I can’t claim to have known him – he was a friend of a friend of my late husband’s during the late ‘60s, and since then I struggled mightily, and in vain, to remember his name – but I’ve always remembered that he did something immensely important.
How many individuals can say they forced the Tennessee General Assembly to repeal a stupid law?
He drifted back into my memory last week after the news that the state of Tennessee had fired Dr. Michelle Fiscus for doing her job. Fiscus, who was the medical director of immunization programs at the Tennessee Department of Health, sent a memo to vaccine providers about the Mature Minor Doctrine, which has been in place since 1987 and allows minors who are 14 or older to get health care without parental consent. Concerned about state’s low vaccination rate and alarming number of cases of the new Covid-19 variant, Fiscus – after getting go-ahead approval from her superiors – got the word out statewide that minors over the age of 14 do not need parental approval to get vaccinated.
Predictably, this hacked off a certain breed of politicians, and a state representative from Culleoka (no, I had never heard of it either; and yes, he is a Republican) raised enough of an uneducated stink to spook Fiscus’s bosses into demanding her resignation (even though she had permission to issue the memo). She refused to resign and was fired.
The Tennessean broke the story that same day, and it went national within hours. By nightfall, TV talk show hosts were cueing up the Monkey Trial jokes. Again.
Because we just can’t seem to stop electing legislators who make us look like fools.
This turn of events got me thinking about a friend of a friend whose name I couldn’t recall, even though I have a pretty good long-term memory.
But a lot has happened since last I saw this guy. We probably met in 1966, and I never saw him again after my late husband, Joe, enlisted in the army in 1967. He was the roommate of a friend, and they rented a house in a neighborhood off Sutherland Avenue near West High School, not far from the Golf Range student housing complex where Joe and I lived the last couple of years he was in school at UT.
Our friend’s friend was a very nice guy, but we didn’t see much of him because he taught high school a couple of counties away (I couldn’t remember exactly where), and between lesson plans and the long commute, he didn’t have much time for socializing. We didn’t have a lot of spare time, either, between Joe’s classes, his job as a copy boy at the Knoxville Journal and my job as a telephone operator – plus our never-ending worries about the grim daily dispatches from Vietnam.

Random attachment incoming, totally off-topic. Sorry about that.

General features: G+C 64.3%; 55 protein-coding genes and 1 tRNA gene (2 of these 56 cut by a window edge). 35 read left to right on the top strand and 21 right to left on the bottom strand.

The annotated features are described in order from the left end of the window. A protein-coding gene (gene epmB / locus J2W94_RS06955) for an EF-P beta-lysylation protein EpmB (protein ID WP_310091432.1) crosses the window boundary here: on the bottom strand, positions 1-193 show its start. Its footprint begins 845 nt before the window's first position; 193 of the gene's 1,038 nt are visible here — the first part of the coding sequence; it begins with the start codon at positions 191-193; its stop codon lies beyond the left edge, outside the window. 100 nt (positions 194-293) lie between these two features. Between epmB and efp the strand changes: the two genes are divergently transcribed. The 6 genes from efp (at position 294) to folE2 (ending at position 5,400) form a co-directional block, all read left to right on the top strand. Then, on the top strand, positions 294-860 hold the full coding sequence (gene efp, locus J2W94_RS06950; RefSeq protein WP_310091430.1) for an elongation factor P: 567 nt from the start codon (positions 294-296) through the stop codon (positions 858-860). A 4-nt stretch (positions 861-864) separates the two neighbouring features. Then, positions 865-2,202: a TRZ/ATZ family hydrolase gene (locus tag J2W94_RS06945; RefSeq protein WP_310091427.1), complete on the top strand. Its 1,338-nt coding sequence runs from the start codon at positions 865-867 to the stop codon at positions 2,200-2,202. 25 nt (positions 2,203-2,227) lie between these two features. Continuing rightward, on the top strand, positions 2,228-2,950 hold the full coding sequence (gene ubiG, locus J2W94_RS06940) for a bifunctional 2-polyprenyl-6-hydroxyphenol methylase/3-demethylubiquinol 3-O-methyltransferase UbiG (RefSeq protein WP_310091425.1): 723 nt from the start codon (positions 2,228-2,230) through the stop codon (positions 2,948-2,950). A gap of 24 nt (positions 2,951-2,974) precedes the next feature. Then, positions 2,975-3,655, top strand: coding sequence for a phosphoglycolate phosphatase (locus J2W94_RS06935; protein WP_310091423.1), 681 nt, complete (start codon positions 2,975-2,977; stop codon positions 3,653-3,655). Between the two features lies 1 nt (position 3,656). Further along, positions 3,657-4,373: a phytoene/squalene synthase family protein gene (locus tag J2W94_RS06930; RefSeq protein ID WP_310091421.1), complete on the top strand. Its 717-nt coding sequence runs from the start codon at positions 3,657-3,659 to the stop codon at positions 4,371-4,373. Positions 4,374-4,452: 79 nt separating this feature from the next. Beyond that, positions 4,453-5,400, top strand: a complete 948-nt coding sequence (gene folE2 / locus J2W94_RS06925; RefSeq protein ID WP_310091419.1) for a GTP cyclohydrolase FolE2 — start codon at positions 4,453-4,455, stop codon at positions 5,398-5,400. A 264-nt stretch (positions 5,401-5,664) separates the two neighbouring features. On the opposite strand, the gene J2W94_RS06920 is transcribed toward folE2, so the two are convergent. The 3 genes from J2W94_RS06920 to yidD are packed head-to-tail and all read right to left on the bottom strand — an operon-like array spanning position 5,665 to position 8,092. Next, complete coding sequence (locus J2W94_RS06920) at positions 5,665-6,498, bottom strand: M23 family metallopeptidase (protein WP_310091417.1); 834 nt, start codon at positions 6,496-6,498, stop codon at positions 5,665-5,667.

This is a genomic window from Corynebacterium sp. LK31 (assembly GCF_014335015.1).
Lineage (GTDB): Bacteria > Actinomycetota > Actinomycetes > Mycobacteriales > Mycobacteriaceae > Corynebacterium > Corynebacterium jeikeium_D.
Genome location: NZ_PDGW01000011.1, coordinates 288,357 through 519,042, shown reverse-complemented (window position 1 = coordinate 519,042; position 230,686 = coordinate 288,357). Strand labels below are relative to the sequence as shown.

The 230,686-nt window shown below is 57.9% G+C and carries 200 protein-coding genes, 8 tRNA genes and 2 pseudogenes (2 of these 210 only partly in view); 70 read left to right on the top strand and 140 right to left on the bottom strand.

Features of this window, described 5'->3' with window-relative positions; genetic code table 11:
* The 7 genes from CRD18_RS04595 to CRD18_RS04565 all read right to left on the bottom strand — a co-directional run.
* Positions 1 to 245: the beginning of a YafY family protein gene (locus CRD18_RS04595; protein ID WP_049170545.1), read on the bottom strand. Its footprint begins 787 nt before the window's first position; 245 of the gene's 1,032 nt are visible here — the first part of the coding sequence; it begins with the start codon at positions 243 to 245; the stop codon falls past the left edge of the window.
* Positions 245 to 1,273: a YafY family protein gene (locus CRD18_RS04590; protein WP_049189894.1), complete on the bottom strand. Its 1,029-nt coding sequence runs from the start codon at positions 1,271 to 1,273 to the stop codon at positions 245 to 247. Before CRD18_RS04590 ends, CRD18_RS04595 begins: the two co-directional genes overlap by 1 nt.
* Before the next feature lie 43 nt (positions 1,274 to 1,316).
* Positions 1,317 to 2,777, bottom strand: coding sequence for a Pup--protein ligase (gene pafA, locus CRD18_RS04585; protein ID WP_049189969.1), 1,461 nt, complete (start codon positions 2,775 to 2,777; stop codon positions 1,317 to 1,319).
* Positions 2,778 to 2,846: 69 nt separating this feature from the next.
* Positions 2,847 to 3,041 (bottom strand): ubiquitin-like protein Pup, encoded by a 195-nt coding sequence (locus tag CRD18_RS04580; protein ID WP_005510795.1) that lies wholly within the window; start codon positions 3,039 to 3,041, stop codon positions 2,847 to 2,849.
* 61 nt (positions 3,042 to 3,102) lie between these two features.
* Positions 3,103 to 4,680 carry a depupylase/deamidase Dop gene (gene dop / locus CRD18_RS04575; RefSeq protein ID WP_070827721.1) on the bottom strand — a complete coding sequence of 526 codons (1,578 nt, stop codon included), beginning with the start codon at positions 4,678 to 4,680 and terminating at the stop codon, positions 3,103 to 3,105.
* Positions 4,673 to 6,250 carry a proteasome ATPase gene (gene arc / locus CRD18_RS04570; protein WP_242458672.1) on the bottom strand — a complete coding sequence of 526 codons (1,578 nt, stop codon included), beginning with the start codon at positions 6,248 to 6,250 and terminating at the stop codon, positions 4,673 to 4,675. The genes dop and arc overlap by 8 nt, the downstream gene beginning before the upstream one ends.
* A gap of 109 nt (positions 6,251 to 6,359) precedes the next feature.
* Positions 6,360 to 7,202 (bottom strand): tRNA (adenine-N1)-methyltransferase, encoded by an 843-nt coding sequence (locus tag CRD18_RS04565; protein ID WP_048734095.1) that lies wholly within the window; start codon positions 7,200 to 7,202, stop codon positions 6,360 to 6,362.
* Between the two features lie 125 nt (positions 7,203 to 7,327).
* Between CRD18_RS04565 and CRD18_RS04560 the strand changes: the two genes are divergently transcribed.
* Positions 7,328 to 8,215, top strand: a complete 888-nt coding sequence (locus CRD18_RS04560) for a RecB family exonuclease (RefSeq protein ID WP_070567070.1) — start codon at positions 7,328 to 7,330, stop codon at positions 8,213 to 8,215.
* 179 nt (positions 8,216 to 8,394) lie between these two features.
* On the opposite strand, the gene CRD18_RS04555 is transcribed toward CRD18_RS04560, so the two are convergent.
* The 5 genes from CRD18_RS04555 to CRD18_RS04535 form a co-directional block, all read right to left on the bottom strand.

But I remember being shocked when I heard that he’d gotten fired for teaching his students about evolution.
This, of course, was flat-out illegal in Tennessee, prohibited by something called the Butler Act (AKA the Monkey Law), which made national headlines after another small-town science teacher, John Thomas Scopes, decided to defy the law and teach his students about evolution anyway. He was arrested and tried in 1925 at the Rhea County Courthouse where he was convicted after a bizarre, circus-like proceeding that featured celebrity lawyers – Clarence Darrow for the defense and William Jennings Bryan for the prosecution – and was covered by an army of reporters including celebrity journalist H.L. Mencken. It spawned countless books and a huge hit movie starring Spencer Tracy as Darrow that has been remade for TV.
The verdict was a foregone conclusion and the whole trial was staged for maximum effect, except for the ending, when Bryan, the most famous orator of the day, upstaged everybody by dropping dead on the courthouse steps after winning the conviction.
Anyhow, the news that Dr. Fiscus had been fired to appease a bloviating jock politician from a rural county made me think about the Monkey Trial, which made me think about the friend of a friend who challenged the Butler Act whose name I couldn’t remember.
It took Google a split second to spit out the answer.
His name was Gary L. Scott, and he was fired from his job at Jacksboro High School for teaching about evolution. Unlike Scopes, who intentionally tested the law that forced teachers not to challenge creationism, Scott didn’t realize he’d done anything illegal when he taught his students about evolution. He sued the school system for reinstatement and was rehired with back pay. But he didn’t stop there and filed a class action lawsuit in U.S. District Court in Nashville demanding the repeal of the Butler Act. He based his claim on his constitutionally protected right to free speech under the First Amendment.
Within three days, a bill repealing the Butler Act had passed both houses of the General Assembly.
And even though it became just another battle in the ongoing war of science and politics, nothing can change the fact that Gary Scott made history. A fact-filled 2017 article in Scientific American summed the case up thusly:
“(Scott) wasn’t the last science teacher to play the role of hero in the contentious history of evolution education in the U.S. But science teachers shouldn’t have to engage in heroics to present evolution forthrightly, without fear and beyond reproach.”
And neither should scientists’ nor teachers’ nor physicians’ livelihoods and reputations be held hostage by grandstanding bullies in elected office. So, when one person backs off a whole confederacy of dunces, it’s an occasion worth remembering. And Gary Scott is a hero.
Betty Bean writes a Thursday opinion column for KnoxTNToday.com.